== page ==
A microservice architecture breaks an application down into numerous small services, each running its own process and connecting to others via the APIs it exposes and through lightweight protocols like HTTP. For DevOps purposes, a microservice architecture is more practical to build, test, and maintain than a monolithic one. DevOps teams can scale and enhance the functionality of one service without negatively impacting another. Applications can be updated without having to have their entire monolith rebuilt each time.
A container bundles an application and all of its dependencies, configuration files, and libraries into one package that is decoupled from the underlying operating system. As such, a containerized application is highly portable, no matter the original environment for which it was developed. DevOps teams get to reduce the time spent on fixing bugs and errors when applications are moved across environments, and instead focus on more strategic work. Containers simplify the DevOps pipeline.
DevOps requires continuous monitoring so that teams get feedback directly from production. Effective logging and monitoring will surface issues quickly. DevOps monitoring tools like Amazon CloudFront can also provide the granular data necessary for optimizing resource utilization and holistically assessing the overall health of current operations.
A DevOps culture thrives on continuous sharing and rapid communication about what’s happening throughout the pipeline. The resulting collaboration and team-wide accountability keep DevOps organizations aligned on a common set of goals, mitigating the risk of siloed workflows.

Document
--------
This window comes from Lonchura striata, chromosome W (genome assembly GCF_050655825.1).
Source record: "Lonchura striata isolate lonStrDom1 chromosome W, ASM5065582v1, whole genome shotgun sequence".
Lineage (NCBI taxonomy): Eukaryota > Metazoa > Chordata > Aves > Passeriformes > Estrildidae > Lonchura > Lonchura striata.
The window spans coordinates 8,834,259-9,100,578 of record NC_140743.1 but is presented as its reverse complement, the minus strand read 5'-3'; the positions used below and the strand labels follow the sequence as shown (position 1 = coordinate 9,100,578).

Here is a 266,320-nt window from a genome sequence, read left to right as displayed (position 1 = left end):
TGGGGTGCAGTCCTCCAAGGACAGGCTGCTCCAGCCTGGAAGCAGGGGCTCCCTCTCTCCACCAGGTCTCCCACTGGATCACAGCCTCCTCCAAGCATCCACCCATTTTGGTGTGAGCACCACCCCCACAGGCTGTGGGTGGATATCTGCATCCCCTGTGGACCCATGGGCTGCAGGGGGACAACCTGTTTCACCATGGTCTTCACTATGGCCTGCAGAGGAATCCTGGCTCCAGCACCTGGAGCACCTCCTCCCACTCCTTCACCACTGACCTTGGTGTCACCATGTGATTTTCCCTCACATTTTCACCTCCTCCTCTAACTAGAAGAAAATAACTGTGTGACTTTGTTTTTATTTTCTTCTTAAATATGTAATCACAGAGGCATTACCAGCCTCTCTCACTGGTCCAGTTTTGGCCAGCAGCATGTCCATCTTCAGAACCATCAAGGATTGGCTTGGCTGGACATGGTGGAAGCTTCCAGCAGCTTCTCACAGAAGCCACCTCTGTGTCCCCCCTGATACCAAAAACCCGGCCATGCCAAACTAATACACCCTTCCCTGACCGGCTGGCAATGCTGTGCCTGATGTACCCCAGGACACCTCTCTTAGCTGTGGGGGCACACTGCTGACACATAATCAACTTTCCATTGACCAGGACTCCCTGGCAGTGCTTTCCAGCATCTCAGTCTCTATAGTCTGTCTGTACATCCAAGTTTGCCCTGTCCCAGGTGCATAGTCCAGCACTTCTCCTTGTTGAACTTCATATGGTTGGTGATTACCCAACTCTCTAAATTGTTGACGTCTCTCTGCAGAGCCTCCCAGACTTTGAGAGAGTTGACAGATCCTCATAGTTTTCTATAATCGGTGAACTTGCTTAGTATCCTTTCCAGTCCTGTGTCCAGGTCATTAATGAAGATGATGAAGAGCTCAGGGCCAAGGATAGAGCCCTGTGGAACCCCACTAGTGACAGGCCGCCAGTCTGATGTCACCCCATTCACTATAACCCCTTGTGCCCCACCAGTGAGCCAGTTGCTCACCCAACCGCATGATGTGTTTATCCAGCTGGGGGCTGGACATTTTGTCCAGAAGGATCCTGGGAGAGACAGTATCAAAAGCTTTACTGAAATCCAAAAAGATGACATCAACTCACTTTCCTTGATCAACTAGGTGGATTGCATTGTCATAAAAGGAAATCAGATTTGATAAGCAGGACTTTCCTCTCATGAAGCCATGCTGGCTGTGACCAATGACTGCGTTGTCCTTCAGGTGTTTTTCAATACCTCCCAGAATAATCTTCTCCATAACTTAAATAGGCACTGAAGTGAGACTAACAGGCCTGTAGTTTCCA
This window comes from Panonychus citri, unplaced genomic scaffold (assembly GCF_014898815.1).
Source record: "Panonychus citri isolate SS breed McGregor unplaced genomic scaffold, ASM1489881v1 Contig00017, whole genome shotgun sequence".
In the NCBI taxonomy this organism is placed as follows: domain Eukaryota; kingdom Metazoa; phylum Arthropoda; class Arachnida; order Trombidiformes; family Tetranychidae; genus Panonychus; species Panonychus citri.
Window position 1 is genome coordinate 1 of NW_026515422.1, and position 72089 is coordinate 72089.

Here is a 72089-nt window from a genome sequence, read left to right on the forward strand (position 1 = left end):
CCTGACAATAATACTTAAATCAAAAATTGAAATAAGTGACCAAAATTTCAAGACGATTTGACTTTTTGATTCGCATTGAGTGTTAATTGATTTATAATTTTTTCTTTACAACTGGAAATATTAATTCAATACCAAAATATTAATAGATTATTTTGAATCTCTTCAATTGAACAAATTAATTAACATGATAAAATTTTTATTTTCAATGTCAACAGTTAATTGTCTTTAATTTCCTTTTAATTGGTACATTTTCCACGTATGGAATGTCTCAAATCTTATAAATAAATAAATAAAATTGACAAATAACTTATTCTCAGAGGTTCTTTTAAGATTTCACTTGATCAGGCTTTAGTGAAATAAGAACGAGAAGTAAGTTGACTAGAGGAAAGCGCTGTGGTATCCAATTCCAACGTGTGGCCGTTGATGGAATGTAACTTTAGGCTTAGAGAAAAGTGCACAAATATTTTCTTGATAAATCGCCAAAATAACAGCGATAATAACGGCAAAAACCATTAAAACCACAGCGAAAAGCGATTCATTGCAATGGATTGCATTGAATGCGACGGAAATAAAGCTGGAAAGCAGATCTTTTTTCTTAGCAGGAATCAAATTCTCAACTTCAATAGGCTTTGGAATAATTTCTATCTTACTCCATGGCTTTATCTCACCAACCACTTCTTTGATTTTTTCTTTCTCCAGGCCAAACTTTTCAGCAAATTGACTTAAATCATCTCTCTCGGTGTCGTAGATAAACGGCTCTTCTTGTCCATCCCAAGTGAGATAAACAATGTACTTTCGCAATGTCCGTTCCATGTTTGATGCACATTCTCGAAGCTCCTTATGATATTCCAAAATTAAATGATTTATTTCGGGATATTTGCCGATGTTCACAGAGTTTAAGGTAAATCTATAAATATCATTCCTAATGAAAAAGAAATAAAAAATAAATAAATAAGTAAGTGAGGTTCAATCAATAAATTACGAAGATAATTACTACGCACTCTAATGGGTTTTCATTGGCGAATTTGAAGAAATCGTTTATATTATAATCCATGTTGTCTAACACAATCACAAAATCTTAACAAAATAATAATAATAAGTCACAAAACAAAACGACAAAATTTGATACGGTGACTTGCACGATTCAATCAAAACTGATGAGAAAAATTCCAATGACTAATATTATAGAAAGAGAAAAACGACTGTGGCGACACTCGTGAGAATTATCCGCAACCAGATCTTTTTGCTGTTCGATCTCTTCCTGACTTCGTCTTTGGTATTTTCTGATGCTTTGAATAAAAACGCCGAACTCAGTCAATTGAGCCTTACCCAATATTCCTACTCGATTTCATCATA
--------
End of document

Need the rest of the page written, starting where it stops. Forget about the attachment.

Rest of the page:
One of the first steps in building a DevOps team is to observe how engineering and operations personnel currently interact with one another, to reveal pain points and possible room for improvement. This assessment might reveal where handoffs are occurring and who is bearing the brunt of problems.
Typically, the DevOps team will have a 90/10 structure, under which 90% of its members are people who can do “everything,” — i.e. handle tasks across engineering and operations —while the remaining 10% are specialists focused on particular complex and esoteric areas (such as cloud configuration management). Other structures are possible, though. For instance, DevOps may involve a site reliability engineering team or a set of DevOps consultants.
Successfully building a DevOps culture can require some trial and error, especially since DevOps is holistic and as such requires wide-reaching changes to how teams perform. The blueprint for DevOps success will vary from company to company, but a few tips to keep in mind include:
At Transcenda, our experienced team embraces DevOps principles to rapidly deliver high-quality software for your organization. Connect with us to learn more about how we can guide your next project.